“Most importantly, although group and Collyer Bristow has led the vendor and the board to believe that group had paid a sum in excess of £9.5m to Collyer Bristow, and that Collyer Bristow had been holding this sum in its client account for the club at the time of the takeover, it is now clear that this story was untrue,” the argument claims.
The court heard that instead, Whyte used the club’s own potential income from future season ticket sales to show that he had the money. However, Phillips said that money was spent on, amongst other things, paying Collyer Bristow for its legal advice on the takeover.
The allegations against Withey are substantial. He is being represented by Mayer Brown, but is not a named defendant in the case. He has been sent a list of questions by Taylor Wessing - instructed by the administrators - but is yet to respond. Withey is now a consultant at City boutique Segens Solicitors (11 April 2012).
According to Phillips, the case against the former Rangers company secretary is that he wrote letters to other firms confirming that Collyer Bristow had received the takeover money and was holding it in its private client account, when in fact the group “never paid these sums to Collyer Bristow” and the firm “was not, and never had been, holding them”.
Withey is also accused of forging Whyte’s signature on one of the letters claiming to have the funds stashed away.
Phillips added: “Mr Whyte and Mr Withey conspired together with intent to injure the club by unlawful means. The principal purpose or objective of the conspiracy was the acquisition by group of the majority stake.
“Mr Whyte and Mr Withey knew that the share issue and the takeover were mutually exclusive alternatives […] and the success of the conspiracy would therefore cause financial detriment to the club in the sum of £25m. […] The club will therefore incite the court to conclude that they intended to cause loss to the club or were recklessly indifferent.”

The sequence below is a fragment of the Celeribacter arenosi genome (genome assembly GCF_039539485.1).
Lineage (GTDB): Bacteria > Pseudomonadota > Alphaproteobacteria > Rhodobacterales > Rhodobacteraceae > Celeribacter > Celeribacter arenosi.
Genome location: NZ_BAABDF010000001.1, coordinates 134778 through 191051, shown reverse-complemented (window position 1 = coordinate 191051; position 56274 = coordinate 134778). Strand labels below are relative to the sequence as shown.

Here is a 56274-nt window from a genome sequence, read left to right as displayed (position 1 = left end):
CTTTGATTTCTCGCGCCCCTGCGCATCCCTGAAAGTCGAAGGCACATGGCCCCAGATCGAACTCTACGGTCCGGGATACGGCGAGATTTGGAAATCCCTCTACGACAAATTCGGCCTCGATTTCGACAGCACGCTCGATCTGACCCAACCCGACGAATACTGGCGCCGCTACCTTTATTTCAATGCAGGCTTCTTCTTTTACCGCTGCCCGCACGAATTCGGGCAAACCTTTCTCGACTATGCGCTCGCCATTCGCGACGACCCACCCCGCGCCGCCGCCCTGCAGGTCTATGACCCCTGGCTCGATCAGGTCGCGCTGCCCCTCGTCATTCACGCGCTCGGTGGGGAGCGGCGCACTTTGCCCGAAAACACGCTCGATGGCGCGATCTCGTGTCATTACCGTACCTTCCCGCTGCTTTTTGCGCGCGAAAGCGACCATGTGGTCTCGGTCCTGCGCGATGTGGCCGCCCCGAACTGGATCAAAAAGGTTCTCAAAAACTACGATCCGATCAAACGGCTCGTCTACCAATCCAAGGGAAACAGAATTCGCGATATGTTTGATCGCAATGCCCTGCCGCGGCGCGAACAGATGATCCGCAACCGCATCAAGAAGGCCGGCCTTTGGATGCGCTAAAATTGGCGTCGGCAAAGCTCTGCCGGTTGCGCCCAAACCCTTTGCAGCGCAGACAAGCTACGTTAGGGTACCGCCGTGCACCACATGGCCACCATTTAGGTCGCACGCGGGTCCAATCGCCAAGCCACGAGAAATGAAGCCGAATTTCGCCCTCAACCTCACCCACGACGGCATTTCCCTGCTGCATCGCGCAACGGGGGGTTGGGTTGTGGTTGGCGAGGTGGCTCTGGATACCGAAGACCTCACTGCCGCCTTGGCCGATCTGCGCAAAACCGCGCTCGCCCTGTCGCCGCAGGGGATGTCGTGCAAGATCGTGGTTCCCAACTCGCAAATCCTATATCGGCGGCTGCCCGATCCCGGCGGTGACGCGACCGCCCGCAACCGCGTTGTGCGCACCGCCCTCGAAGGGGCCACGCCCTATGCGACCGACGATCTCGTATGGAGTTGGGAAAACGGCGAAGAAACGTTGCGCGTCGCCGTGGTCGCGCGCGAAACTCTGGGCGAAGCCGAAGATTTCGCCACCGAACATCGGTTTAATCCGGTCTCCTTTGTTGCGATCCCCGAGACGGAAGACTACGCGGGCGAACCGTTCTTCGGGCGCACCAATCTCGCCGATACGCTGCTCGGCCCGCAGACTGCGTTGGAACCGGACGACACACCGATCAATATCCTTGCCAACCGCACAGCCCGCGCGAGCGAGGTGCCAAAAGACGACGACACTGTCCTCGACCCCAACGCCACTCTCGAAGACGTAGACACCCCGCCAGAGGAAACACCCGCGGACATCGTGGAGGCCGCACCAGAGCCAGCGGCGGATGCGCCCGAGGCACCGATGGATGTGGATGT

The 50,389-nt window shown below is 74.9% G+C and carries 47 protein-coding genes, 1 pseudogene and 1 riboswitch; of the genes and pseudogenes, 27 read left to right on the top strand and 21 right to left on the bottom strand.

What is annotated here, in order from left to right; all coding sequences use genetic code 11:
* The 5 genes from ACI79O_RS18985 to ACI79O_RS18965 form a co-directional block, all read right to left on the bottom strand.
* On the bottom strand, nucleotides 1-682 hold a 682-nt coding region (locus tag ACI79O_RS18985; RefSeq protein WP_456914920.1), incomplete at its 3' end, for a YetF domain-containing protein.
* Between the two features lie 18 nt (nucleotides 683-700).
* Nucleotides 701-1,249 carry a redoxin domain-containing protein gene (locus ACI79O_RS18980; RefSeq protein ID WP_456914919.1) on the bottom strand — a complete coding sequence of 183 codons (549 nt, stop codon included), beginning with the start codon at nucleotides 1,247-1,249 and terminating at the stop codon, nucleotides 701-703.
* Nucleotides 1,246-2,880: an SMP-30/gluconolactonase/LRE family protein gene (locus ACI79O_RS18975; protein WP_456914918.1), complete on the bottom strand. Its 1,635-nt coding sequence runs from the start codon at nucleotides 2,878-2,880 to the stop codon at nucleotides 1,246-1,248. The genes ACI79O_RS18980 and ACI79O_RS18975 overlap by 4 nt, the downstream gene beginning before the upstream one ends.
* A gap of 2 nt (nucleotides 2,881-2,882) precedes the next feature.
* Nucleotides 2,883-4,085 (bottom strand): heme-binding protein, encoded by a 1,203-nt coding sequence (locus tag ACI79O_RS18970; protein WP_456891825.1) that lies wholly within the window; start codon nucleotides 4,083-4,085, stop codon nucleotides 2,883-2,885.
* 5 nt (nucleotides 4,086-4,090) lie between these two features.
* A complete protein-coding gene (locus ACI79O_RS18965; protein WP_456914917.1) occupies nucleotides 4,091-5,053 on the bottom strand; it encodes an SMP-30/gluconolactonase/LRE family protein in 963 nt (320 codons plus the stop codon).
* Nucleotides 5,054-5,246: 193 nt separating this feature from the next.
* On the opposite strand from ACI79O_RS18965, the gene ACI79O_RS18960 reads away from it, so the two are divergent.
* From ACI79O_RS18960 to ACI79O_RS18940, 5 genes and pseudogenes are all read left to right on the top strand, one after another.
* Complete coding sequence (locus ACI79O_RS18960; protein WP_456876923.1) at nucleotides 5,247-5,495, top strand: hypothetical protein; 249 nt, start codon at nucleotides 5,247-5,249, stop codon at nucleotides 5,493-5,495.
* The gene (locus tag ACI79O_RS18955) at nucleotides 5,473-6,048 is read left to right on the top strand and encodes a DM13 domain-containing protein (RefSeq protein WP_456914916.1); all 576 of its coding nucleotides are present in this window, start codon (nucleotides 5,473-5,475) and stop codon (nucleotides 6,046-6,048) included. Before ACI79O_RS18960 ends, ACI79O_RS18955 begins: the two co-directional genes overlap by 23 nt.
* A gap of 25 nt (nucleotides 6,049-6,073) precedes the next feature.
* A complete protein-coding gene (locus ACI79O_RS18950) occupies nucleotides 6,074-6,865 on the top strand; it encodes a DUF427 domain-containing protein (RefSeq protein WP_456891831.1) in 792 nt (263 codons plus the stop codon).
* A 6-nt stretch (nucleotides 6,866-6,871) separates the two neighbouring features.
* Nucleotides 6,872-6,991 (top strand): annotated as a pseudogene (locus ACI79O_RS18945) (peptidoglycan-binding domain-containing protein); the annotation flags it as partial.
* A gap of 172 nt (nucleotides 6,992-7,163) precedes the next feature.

At today’s case management hearing, Phillips was trying to persuade Arnold J to agree to an expedited hearing as soon as July because the club is struggling to stay afloat. “Money is tight, time is short,” he argued. The hearing had already been put back so that today’s claims could be lodged with the High Court (17 April 2012).
Philips added: “It is extremely difficult to see what case Collyer Bristow can mount that the repeated statements of Gary Withey were anything but false. It is incontrovertible that these statements are untrue. I find it fanciful that it needs a great deal of investigation.”
But Philips’ motion for an expedited hearing was opposed by Cyril Kinsky QC of 3VB, instructed by Clyde & Co partner Richard Harrison for Collyer Bristow. Kinsky QC said the administrators’ conduct had created maximum expense and inconvenience for his clients.
The full hearing has been set for October this year.
Collyer Bristow business development director Paul Newhall said: “The details disclosed in court today were contained in the original particulars of the claim forms previously filed and we will be defending them vigorously.”
For Collyer Bristow: Clyde & Co partner Richard Harrison and senior associate Nicole McKinnon, instructing 3VB’s Cyril Kinsky QC and Matthew Hardwick.
For the administrators: Taylor Wessing restructuring partners Nick Moser and Neil Smyth, instructing South Square Chambers’ Mark Phillips QC, Daniel Bayfield and Stephen Robins.